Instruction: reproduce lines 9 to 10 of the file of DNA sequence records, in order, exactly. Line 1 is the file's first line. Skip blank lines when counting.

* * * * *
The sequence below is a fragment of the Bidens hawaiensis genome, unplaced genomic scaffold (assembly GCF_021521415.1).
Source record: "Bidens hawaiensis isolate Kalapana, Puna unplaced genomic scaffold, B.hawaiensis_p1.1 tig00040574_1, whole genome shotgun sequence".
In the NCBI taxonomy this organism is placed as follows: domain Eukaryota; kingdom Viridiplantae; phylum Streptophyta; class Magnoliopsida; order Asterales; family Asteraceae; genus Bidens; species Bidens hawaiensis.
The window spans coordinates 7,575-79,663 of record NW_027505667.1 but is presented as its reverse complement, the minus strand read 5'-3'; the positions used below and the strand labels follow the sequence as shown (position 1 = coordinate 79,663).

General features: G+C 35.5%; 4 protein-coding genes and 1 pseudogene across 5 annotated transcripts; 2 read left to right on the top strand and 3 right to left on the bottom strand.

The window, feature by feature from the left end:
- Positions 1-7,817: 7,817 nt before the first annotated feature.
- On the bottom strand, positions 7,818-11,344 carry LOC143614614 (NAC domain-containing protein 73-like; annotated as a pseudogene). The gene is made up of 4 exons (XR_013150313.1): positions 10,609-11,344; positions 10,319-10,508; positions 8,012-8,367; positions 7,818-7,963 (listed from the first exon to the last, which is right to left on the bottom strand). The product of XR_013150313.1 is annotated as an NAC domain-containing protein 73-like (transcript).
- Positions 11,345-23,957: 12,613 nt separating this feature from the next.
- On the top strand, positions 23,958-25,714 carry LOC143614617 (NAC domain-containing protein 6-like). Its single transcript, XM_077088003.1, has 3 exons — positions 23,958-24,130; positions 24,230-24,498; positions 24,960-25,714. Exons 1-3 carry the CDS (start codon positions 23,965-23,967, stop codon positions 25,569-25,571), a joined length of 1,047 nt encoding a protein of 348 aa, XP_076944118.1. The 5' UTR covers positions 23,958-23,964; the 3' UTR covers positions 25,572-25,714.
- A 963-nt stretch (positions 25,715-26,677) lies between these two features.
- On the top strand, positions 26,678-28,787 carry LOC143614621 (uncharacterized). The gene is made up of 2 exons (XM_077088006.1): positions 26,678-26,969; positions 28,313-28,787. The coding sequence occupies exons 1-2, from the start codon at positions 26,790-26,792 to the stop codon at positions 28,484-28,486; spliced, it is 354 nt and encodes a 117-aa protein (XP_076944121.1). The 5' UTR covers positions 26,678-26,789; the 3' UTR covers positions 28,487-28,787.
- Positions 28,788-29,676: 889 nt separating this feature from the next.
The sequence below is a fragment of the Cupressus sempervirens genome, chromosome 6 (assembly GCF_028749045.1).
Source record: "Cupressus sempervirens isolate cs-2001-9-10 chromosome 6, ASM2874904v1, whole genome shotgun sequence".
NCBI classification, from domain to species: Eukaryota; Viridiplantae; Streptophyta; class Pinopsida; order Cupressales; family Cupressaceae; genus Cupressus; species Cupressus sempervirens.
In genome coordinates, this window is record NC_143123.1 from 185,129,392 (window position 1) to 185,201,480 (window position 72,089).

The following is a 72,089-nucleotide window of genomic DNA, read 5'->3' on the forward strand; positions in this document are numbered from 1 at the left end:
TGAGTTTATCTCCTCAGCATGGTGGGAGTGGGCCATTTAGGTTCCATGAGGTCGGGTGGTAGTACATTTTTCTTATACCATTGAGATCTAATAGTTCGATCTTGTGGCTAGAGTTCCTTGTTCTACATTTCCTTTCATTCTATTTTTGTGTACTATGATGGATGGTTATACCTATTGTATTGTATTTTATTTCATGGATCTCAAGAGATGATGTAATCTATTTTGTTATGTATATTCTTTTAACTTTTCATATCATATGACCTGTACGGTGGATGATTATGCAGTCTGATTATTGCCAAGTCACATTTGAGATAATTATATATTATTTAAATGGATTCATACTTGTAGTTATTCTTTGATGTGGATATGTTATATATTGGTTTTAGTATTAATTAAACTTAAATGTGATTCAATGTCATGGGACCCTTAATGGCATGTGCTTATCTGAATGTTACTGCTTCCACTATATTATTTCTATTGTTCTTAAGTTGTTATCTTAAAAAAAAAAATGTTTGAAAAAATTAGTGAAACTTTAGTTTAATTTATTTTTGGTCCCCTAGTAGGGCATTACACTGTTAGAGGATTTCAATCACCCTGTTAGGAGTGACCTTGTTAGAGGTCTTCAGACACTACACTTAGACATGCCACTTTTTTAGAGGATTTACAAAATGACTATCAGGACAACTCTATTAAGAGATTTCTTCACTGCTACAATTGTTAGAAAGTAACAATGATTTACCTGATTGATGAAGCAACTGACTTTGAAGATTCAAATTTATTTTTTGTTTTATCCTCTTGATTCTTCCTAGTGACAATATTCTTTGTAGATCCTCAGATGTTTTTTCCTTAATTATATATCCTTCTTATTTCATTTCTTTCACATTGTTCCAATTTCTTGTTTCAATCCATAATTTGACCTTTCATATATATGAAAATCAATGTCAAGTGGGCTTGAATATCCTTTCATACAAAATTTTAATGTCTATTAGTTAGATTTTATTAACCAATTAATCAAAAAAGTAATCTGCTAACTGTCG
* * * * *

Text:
- Positions 11,345-23,957: 12,613 nt separating this feature from the next.
- On the top strand, positions 23,958-25,714 carry LOC143614617 (NAC domain-containing protein 6-like). Its single transcript, XM_077088003.1, has 3 exons — positions 23,958-24,130; positions 24,230-24,498; positions 24,960-25,714. Exons 1-3 carry the CDS (start codon positions 23,965-23,967, stop codon positions 25,569-25,571), a joined length of 1,047 nt encoding a protein of 348 aa, XP_076944118.1. The 5' UTR covers positions 23,958-23,964; the 3' UTR covers positions 25,572-25,714.